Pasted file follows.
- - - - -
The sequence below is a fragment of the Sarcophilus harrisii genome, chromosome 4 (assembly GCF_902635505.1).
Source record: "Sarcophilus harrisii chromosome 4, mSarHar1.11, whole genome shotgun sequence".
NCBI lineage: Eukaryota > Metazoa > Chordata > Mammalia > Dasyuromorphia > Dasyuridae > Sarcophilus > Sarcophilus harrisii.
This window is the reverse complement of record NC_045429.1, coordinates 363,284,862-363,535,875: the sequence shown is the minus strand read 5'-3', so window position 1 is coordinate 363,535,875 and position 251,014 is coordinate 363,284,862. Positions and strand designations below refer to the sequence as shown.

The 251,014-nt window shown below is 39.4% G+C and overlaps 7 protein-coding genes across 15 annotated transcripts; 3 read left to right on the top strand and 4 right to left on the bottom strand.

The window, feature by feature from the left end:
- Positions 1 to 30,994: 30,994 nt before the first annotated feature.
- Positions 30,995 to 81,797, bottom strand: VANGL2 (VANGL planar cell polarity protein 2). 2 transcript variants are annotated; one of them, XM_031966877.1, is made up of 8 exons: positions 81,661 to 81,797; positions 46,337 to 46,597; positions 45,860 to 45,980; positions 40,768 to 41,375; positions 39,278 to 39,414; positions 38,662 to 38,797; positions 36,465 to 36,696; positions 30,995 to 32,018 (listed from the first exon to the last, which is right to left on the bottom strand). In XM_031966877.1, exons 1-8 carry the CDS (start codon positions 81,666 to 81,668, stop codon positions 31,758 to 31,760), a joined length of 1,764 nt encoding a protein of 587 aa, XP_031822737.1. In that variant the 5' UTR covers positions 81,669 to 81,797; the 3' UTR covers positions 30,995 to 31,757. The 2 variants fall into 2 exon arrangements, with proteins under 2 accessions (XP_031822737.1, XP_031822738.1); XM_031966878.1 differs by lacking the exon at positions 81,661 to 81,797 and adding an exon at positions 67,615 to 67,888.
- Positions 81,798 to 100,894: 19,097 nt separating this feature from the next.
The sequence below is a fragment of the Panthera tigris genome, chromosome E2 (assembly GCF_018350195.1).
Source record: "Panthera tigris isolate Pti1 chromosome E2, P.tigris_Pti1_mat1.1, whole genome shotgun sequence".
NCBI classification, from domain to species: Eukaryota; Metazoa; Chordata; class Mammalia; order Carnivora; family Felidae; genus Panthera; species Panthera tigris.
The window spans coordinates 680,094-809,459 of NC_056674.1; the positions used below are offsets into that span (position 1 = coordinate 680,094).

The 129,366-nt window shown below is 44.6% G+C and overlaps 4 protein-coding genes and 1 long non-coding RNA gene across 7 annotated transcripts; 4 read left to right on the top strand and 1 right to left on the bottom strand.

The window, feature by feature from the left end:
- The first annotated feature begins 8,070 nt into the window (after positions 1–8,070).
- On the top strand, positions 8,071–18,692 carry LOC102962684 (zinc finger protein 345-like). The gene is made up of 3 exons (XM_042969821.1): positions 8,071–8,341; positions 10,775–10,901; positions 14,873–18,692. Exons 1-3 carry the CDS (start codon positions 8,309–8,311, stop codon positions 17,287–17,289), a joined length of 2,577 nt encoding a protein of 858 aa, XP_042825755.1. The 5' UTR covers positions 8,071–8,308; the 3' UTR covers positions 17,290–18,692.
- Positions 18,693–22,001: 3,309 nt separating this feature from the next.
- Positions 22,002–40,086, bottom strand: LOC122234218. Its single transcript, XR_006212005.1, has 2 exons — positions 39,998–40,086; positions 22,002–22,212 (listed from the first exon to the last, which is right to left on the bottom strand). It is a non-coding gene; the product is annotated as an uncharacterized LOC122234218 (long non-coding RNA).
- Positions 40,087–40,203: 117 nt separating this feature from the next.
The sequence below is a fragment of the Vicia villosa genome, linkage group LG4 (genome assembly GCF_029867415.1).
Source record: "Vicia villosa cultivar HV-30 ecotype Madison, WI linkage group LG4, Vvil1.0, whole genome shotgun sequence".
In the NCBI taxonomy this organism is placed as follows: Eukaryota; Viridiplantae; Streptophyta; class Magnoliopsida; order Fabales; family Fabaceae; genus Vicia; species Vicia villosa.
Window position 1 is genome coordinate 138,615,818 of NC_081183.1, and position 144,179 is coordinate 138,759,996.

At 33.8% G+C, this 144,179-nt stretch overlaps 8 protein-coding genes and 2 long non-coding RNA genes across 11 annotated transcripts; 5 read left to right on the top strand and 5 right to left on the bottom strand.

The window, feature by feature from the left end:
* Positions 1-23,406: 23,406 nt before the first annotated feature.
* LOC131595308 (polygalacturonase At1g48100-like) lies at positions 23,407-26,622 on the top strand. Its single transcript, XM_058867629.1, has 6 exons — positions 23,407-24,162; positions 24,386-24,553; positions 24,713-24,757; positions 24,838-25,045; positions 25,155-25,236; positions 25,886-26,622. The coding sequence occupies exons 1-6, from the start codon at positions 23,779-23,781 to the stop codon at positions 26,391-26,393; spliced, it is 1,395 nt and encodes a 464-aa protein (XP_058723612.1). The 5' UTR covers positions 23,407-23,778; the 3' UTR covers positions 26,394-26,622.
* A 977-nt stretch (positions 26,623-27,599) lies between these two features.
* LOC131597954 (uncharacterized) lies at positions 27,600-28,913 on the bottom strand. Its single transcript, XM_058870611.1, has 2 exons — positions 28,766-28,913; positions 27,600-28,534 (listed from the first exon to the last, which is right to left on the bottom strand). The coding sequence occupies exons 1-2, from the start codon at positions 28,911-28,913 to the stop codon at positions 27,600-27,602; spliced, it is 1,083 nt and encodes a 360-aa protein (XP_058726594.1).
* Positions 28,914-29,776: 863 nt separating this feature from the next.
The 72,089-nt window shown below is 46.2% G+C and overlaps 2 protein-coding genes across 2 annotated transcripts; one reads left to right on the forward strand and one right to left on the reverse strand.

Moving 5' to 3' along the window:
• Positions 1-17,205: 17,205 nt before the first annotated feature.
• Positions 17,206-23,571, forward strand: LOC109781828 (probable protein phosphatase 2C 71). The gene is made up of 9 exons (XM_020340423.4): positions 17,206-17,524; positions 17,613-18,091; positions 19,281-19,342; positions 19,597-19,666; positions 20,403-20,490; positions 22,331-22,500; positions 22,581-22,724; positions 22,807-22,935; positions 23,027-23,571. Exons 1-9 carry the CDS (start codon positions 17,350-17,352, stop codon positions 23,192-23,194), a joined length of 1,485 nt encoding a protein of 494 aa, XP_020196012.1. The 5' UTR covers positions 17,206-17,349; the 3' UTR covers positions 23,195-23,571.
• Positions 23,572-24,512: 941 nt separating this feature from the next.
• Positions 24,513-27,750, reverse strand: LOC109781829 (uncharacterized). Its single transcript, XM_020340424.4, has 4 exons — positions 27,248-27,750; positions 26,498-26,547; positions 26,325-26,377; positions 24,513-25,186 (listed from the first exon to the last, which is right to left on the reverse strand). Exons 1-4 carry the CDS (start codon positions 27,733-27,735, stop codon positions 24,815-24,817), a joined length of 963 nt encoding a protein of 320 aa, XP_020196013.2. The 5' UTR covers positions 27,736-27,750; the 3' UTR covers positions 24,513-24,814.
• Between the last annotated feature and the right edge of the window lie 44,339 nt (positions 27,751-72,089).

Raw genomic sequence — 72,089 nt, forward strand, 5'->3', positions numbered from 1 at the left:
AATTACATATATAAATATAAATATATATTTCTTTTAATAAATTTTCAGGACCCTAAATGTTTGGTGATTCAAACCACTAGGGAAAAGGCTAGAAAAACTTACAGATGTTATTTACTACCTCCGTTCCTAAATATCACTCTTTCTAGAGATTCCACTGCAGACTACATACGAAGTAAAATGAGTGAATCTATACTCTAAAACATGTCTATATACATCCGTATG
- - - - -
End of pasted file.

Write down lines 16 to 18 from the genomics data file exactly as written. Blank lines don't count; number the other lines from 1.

- The first annotated feature begins 8,070 nt into the window (after positions 1–8,070).
- On the top strand, positions 8,071–18,692 carry LOC102962684 (zinc finger protein 345-like). The gene is made up of 3 exons (XM_042969821.1): positions 8,071–8,341; positions 10,775–10,901; positions 14,873–18,692. Exons 1-3 carry the CDS (start codon positions 8,309–8,311, stop codon positions 17,287–17,289), a joined length of 2,577 nt encoding a protein of 858 aa, XP_042825755.1. The 5' UTR covers positions 8,071–8,308; the 3' UTR covers positions 17,290–18,692.
- Positions 18,693–22,001: 3,309 nt separating this feature from the next.